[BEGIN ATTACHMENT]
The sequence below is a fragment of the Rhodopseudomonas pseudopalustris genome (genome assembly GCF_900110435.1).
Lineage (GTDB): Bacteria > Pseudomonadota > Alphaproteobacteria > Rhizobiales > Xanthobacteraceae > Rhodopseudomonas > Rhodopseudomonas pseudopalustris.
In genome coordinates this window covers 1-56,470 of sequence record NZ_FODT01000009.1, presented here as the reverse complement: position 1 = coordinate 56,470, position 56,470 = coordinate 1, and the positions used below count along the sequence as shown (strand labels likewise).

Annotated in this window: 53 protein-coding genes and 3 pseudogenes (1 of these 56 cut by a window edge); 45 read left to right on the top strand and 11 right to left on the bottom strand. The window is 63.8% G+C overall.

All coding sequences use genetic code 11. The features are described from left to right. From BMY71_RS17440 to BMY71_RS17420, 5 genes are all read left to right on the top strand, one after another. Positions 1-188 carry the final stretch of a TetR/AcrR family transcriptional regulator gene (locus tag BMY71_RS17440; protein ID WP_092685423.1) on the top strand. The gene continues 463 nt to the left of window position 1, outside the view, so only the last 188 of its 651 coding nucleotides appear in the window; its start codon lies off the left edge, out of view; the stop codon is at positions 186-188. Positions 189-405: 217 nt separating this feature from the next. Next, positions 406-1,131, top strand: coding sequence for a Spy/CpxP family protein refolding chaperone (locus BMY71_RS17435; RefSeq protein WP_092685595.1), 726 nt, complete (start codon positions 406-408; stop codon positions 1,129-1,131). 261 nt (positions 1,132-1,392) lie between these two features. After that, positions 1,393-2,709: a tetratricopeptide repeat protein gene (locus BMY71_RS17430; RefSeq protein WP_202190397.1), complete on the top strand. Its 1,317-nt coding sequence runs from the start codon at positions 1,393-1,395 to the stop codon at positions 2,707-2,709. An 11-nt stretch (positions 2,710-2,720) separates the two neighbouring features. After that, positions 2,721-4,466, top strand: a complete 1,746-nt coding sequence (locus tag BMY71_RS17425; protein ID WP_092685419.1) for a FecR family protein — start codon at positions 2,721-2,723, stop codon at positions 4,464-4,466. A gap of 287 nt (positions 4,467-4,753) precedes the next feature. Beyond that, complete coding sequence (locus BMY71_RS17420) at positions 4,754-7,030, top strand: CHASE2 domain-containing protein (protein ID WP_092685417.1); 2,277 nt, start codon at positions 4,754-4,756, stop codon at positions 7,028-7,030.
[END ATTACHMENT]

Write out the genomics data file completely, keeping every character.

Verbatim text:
The sequence below is a fragment of the Rhodopseudomonas pseudopalustris genome (genome assembly GCF_900110435.1).
Lineage (GTDB): Bacteria > Pseudomonadota > Alphaproteobacteria > Rhizobiales > Xanthobacteraceae > Rhodopseudomonas > Rhodopseudomonas pseudopalustris.
In genome coordinates this window covers 1-56,470 of sequence record NZ_FODT01000009.1, presented here as the reverse complement: position 1 = coordinate 56,470, position 56,470 = coordinate 1, and the positions used below count along the sequence as shown (strand labels likewise).

Annotated in this window: 53 protein-coding genes and 3 pseudogenes (1 of these 56 cut by a window edge); 45 read left to right on the top strand and 11 right to left on the bottom strand. The window is 63.8% G+C overall.

All coding sequences use genetic code 11. The features are described from left to right. From BMY71_RS17440 to BMY71_RS17420, 5 genes are all read left to right on the top strand, one after another. Positions 1-188 carry the final stretch of a TetR/AcrR family transcriptional regulator gene (locus tag BMY71_RS17440; protein ID WP_092685423.1) on the top strand. The gene continues 463 nt to the left of window position 1, outside the view, so only the last 188 of its 651 coding nucleotides appear in the window; its start codon lies off the left edge, out of view; the stop codon is at positions 186-188. Positions 189-405: 217 nt separating this feature from the next. Next, positions 406-1,131, top strand: coding sequence for a Spy/CpxP family protein refolding chaperone (locus BMY71_RS17435; RefSeq protein WP_092685595.1), 726 nt, complete (start codon positions 406-408; stop codon positions 1,129-1,131). 261 nt (positions 1,132-1,392) lie between these two features. After that, positions 1,393-2,709: a tetratricopeptide repeat protein gene (locus BMY71_RS17430; RefSeq protein WP_202190397.1), complete on the top strand. Its 1,317-nt coding sequence runs from the start codon at positions 1,393-1,395 to the stop codon at positions 2,707-2,709. An 11-nt stretch (positions 2,710-2,720) separates the two neighbouring features. After that, positions 2,721-4,466, top strand: a complete 1,746-nt coding sequence (locus tag BMY71_RS17425; protein ID WP_092685419.1) for a FecR family protein — start codon at positions 2,721-2,723, stop codon at positions 4,464-4,466. A gap of 287 nt (positions 4,467-4,753) precedes the next feature. Beyond that, complete coding sequence (locus BMY71_RS17420) at positions 4,754-7,030, top strand: CHASE2 domain-containing protein (protein ID WP_092685417.1); 2,277 nt, start codon at positions 4,754-4,756, stop codon at positions 7,028-7,030.